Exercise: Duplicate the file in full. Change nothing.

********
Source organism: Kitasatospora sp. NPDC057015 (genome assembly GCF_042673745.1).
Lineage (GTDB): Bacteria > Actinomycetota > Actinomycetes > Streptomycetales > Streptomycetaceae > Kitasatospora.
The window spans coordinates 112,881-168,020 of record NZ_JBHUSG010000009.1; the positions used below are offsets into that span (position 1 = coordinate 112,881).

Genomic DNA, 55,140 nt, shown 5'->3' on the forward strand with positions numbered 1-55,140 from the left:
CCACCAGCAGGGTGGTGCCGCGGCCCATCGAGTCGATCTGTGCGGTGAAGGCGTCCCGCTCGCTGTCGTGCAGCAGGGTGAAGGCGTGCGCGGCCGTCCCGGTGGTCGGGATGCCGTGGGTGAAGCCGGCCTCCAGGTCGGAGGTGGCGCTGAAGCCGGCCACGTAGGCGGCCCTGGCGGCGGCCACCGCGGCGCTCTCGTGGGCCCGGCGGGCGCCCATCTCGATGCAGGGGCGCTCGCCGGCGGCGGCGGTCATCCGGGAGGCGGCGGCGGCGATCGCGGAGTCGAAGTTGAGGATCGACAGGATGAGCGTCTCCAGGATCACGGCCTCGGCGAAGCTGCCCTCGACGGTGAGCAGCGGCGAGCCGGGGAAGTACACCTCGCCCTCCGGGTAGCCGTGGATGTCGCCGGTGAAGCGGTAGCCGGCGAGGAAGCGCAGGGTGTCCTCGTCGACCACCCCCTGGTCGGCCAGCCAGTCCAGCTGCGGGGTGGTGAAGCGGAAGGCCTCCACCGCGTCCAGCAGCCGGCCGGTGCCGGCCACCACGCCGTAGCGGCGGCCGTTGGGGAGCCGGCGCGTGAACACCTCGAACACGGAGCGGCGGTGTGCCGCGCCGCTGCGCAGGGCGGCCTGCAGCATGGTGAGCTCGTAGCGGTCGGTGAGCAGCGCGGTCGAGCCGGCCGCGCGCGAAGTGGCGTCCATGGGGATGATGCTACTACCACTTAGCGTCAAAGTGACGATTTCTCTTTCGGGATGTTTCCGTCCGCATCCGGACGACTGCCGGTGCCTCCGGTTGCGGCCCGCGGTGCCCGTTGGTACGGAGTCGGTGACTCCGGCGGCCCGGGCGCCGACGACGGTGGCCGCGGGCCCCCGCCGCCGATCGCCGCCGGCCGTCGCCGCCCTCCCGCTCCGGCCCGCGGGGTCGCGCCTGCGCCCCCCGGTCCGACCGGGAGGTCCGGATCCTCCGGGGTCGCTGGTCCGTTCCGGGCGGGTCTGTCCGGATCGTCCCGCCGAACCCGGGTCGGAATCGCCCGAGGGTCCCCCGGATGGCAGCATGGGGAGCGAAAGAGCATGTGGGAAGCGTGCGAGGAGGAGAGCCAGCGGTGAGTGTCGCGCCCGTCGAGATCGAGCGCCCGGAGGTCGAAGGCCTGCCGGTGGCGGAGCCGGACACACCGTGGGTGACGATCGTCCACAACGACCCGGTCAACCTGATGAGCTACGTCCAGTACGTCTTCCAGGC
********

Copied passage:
Source organism: Kitasatospora sp. NPDC057015 (genome assembly GCF_042673745.1).
Lineage (GTDB): Bacteria > Actinomycetota > Actinomycetes > Streptomycetales > Streptomycetaceae > Kitasatospora.
The window spans coordinates 112,881-168,020 of record NZ_JBHUSG010000009.1; the positions used below are offsets into that span (position 1 = coordinate 112,881).

Genomic DNA, 55,140 nt, shown 5'->3' on the forward strand with positions numbered 1-55,140 from the left:
CCACCAGCAGGGTGGTGCCGCGGCCCATCGAGTCGATCTGTGCGGTGAAGGCGTCCCGCTCGCTGTCGTGCAGCAGGGTGAAGGCGTGCGCGGCCGTCCCGGTGGTCGGGATGCCGTGGGTGAAGCCGGCCTCCAGGTCGGAGGTGGCGCTGAAGCCGGCCACGTAGGCGGCCCTGGCGGCGGCCACCGCGGCGCTCTCGTGGGCCCGGCGGGCGCCCATCTCGATGCAGGGGCGCTCGCCGGCGGCGGCGGTCATCCGGGAGGCGGCGGCGGCGATCGCGGAGTCGAAGTTGAGGATCGACAGGATGAGCGTCTCCAGGATCACGGCCTCGGCGAAGCTGCCCTCGACGGTGAGCAGCGGCGAGCCGGGGAAGTACACCTCGCCCTCCGGGTAGCCGTGGATGTCGCCGGTGAAGCGGTAGCCGGCGAGGAAGCGCAGGGTGTCCTCGTCGACCACCCCCTGGTCGGCCAGCCAGTCCAGCTGCGGGGTGGTGAAGCGGAAGGCCTCCACCGCGTCCAGCAGCCGGCCGGTGCCGGCCACCACGCCGTAGCGGCGGCCGTTGGGGAGCCGGCGCGTGAACACCTCGAACACGGAGCGGCGGTGTGCCGCGCCGCTGCGCAGGGCGGCCTGCAGCATGGTGAGCTCGTAGCGGTCGGTGAGCAGCGCGGTCGAGCCGGCCGCGCGCGAAGTGGCGTCCATGGGGATGATGCTACTACCACTTAGCGTCAAAGTGACGATTTCTCTTTCGGGATGTTTCCGTCCGCATCCGGACGACTGCCGGTGCCTCCGGTTGCGGCCCGCGGTGCCCGTTGGTACGGAGTCGGTGACTCCGGCGGCCCGGGCGCCGACGACGGTGGCCGCGGGCCCCCGCCGCCGATCGCCGCCGGCCGTCGCCGCCCTCCCGCTCCGGCCCGCGGGGTCGCGCCTGCGCCCCCCGGTCCGACCGGGAGGTCCGGATCCTCCGGGGTCGCTGGTCCGTTCCGGGCGGGTCTGTCCGGATCGTCCCGCCGAACCCGGGTCGGAATCGCCCGAGGGTCCCCCGGATGGCAGCATGGGGAGCGAAAGAGCATGTGGGAAGCGTGCGAGGAGGAGAGCCAGCGGTGAGTGTCGCGCCCGTCGAGATCGAGCGCCCGGAGGTCGAAGGCCTGCCGGTGGCGGAGCCGGACACACCGTGGGTGACGATCGTCCACAACGACCCGGTCAACCTGATGAGCTACGTCCAGTACGTCTTCCAGGC